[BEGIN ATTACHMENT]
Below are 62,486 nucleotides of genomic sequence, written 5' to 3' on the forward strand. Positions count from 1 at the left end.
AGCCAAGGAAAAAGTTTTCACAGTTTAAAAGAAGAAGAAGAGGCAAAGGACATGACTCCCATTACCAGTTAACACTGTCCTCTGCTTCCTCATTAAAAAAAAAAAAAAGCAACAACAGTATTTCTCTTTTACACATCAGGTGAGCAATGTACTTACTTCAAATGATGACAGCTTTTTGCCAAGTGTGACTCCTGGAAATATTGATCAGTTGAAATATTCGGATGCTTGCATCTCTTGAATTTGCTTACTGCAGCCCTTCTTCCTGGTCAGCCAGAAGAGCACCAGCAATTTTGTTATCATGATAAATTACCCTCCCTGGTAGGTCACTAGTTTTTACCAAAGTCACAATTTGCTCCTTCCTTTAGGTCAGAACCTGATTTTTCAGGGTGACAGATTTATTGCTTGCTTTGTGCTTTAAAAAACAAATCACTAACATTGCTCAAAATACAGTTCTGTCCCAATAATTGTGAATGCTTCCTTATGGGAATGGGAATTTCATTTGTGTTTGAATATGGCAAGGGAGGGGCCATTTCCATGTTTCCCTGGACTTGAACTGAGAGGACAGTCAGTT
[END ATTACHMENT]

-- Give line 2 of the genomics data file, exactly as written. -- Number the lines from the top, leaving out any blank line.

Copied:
AGCCAAGGAAAAAGTTTTCACAGTTTAAAAGAAGAAGAAGAGGCAAAGGACATGACTCCCATTACCAGTTAACACTGTCCTCTGCTTCCTCATTAAAAAAAAAAAAAAGCAACAACAGTATTTCTCTTTTACACATCAGGTGAGCAATGTACTTACTTCAAATGATGACAGCTTTTTGCCAAGTGTGACTCCTGGAAATATTGATCAGTTGAAATATTCGGATGCTTGCATCTCTTGAATTTGCTTACTGCAGCCCTTCTTCCTGGTCAGCCAGAAGAGCACCAGCAATTTTGTTATCATGATAAATTACCCTCCCTGGTAGGTCACTAGTTTTTACCAAAGTCACAATTTGCTCCTTCCTTTAGGTCAGAACCTGATTTTTCAGGGTGACAGATTTATTGCTTGCTTTGTGCTTTAAAAAACAAATCACTAACATTGCTCAAAATACAGTTCTGTCCCAATAATTGTGAATGCTTCCTTATGGGAATGGGAATTTCATTTGTGTTTGAATATGGCAAGGGAGGGGCCATTTCCATGTTTCCCTGGACTTGAACTGAGAGGACAGTCAGTT